The Mancunion

Britain's biggest student newspaper

Should we hate those ‘Blurred Lines’?

Manchester Students’ Union is yet to join the ban on Robin Thicke’s hit song


Robin Thicke’s controversial ‘Blurred Lines’ has been boycotted by six students’ unions across the UK.

The student’s unions of Leeds, Edinburgh, Sheffield Hallam, Derby, Kingston and West Scotland have all removed the song from the playlists within union buildings.

Alice Smart, from Leeds Students’ Union, told The Independent that the decision had been made because the song “undermines and degrades women.”

Kirsty Haigh from Edinburgh Students’ Union said that they have “a policy on zero tolerance towards sexual harassment, a policy to end lad culture on campus and a safe space policy – all of which this song violates.”

The National Union of Students has come out in support of the ban, calling ‘Blurred Lines’ “deeply offensive and dangerous” and encouraging other students’ unions to join the boycott of the song.

‘Blurred Lines’, which includes lyrics such as “I’ll give you something big enough to tear your ass in two”, “do it like it hurt” and “he was too square for you / he don’t smack that ass and pull your hair like that” has sparked condemnation from women’s groups and rape charities across the world.

It has also become the fastest selling digital song in history, achieving Number One in 14 countries including the UK.

In an interview with GQ magazine, Robin Thicke said that the song originated from him and Pharrell Williams “Acting like we were two old men on a porch hollering at girls like, “Hey, where you going, girl? Come over here!””.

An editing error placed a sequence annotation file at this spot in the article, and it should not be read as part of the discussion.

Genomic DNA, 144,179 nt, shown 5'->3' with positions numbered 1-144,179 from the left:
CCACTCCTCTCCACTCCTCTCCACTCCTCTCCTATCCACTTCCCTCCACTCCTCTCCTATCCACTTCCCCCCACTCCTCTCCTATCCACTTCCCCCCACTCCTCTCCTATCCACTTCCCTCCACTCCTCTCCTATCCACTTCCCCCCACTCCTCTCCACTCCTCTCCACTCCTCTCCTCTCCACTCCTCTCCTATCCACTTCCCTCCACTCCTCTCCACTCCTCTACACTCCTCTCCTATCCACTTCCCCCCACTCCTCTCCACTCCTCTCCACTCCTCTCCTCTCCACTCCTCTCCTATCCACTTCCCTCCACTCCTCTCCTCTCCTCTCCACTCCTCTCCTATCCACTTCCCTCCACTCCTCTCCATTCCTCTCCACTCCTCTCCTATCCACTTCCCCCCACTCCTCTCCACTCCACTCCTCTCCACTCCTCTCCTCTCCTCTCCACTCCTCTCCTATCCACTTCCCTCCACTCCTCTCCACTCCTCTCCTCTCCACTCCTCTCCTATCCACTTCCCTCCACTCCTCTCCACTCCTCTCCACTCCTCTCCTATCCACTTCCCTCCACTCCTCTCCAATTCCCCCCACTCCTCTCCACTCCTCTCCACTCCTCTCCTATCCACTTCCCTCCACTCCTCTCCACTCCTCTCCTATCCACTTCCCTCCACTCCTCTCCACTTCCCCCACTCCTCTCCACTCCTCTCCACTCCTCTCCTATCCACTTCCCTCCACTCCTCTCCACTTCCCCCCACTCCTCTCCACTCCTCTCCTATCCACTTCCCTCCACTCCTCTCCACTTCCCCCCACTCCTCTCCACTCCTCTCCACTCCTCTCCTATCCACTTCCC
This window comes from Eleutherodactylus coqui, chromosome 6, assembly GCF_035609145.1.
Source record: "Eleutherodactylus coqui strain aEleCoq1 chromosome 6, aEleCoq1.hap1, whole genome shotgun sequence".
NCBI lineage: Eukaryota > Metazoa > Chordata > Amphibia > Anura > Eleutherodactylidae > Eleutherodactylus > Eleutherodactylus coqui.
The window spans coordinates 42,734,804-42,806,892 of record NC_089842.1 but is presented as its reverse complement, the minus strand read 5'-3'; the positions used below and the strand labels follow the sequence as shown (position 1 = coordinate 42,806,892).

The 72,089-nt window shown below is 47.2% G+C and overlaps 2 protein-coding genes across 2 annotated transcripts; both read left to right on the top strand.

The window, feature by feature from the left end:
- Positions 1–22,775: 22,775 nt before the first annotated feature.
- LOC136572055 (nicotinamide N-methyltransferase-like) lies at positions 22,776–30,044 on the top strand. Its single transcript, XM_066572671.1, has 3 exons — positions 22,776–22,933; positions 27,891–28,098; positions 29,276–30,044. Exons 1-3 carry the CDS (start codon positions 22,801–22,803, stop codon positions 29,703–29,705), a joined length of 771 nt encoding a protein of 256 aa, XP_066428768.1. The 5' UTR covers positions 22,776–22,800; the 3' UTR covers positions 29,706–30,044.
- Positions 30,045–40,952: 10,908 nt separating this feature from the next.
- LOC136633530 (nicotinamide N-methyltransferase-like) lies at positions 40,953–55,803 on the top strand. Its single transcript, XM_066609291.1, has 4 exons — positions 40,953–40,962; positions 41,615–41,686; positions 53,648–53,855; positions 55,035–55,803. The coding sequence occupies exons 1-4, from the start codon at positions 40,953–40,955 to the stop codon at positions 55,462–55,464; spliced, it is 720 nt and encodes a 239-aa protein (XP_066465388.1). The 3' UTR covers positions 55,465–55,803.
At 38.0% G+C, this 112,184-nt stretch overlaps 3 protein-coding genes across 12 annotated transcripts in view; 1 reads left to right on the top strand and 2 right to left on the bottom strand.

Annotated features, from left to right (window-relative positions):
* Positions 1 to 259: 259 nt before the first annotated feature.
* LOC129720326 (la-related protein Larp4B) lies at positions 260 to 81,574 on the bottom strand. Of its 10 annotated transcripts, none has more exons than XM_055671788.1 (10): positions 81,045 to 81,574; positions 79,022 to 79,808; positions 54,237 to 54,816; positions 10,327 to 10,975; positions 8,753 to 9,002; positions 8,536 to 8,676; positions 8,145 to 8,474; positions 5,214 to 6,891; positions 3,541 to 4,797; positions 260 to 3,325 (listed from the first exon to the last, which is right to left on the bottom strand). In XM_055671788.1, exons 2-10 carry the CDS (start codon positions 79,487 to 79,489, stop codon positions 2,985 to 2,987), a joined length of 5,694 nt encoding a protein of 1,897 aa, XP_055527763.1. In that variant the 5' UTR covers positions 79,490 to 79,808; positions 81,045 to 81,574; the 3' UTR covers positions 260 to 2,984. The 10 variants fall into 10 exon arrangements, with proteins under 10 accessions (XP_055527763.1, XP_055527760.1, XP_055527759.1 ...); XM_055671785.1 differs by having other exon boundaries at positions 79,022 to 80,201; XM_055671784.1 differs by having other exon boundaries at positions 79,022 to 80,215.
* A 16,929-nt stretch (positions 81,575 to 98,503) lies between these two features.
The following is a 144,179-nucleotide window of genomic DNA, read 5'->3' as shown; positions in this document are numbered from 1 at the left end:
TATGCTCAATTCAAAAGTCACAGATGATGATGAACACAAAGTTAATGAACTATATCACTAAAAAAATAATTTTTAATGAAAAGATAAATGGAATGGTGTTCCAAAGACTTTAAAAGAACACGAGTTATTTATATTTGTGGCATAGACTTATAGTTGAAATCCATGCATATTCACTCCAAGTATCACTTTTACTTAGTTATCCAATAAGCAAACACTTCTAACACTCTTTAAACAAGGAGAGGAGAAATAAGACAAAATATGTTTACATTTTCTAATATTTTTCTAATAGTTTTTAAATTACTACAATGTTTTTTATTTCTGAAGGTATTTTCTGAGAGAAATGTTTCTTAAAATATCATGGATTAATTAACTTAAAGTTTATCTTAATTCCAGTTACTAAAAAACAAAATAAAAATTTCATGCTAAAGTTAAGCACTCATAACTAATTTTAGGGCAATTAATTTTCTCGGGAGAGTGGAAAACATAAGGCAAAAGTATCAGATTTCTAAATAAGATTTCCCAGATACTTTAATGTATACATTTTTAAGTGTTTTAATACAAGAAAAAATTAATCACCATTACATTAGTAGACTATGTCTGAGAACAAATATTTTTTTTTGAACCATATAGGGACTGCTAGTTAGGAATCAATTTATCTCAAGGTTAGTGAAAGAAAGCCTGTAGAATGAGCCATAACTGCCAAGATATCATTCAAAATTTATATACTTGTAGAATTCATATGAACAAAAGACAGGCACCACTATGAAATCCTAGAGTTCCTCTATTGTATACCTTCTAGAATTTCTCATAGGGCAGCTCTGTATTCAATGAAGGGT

However, he defended his song from its criticism, saying: “All three of us are happily married with children, we were like, “We’re the perfect guys to make fun of this.”

“People say, “Hey, do you think this is degrading to women?” I’m like, “Of course it is. What a pleasure it is to degrade a woman. I’ve never gotten to do that before. I’ve always respected women.”

“So we just wanted to turn it over on its head and make people go, “Women and their bodies are beautiful. Men are always gonna want to follow them around.””

Helen McCarthy, a third year English Literature student, told The Mancunion: “I think people generally assume that a catchy chart-topper is going to be perfectly innocent, but ‘Blurred Lines’ is actually a really abhorrent song.

“Lyrics like “I know you want it” and “The way you grab me, just wanna get nasty” are going to perpetuate this idea that women should always be up for sex, and be making themselves readily available for sex.

“Anyone who thinks ‘Just don’t listen to it then’ is the answer, has clearly not experienced the kind of harassment that the song endorses.

She added: “I think the union should follow suit and ban it, and not doing so is just damn hypocritical.

“They want the union to be a safe place for people of all genders, races, religions and sexualities, and playing a song that endorses rape and sexual harassment is not going to aid that cause.”

However, Brogan Thompson, a third year Criminology Student, said: “I don’t think it should be banned as it’s only a song, and you can’t blame a song for someone’s actions.

“You can’t put the blame on just one pop song, especially when there are lots of other songs and films that are probably worse than this.”

Chloe Barr, also a third year studying Environmental Management, agreed: “It’s just a song and its lyrics shouldn’t be taken too seriously.”

Tabz O’Brien Butcher, Women’s Officer, said to The Mancunion: “Manchester Students’ Union has not currently banned ‘Blurred Lines’. However, if women students wish to make this change in their Union then as Women’s Officer I am there to support them to explore how they might take this idea forward.

“Much popular music is derogatory and undermining to women, and Blurred Lines is no exception.

“However the scale and depth of feeling about this particular song from a wide range of students across the country can’t be ignored and it’s important that Students’ Unions continue to listen and respond to students’ experiences to make sure that student spaces are as safe and inclusive as possible.

She added: “Robin Thicke made a statement saying it was ‘a pleasure to degrade a woman’. I think we need to do more than banning a single song.”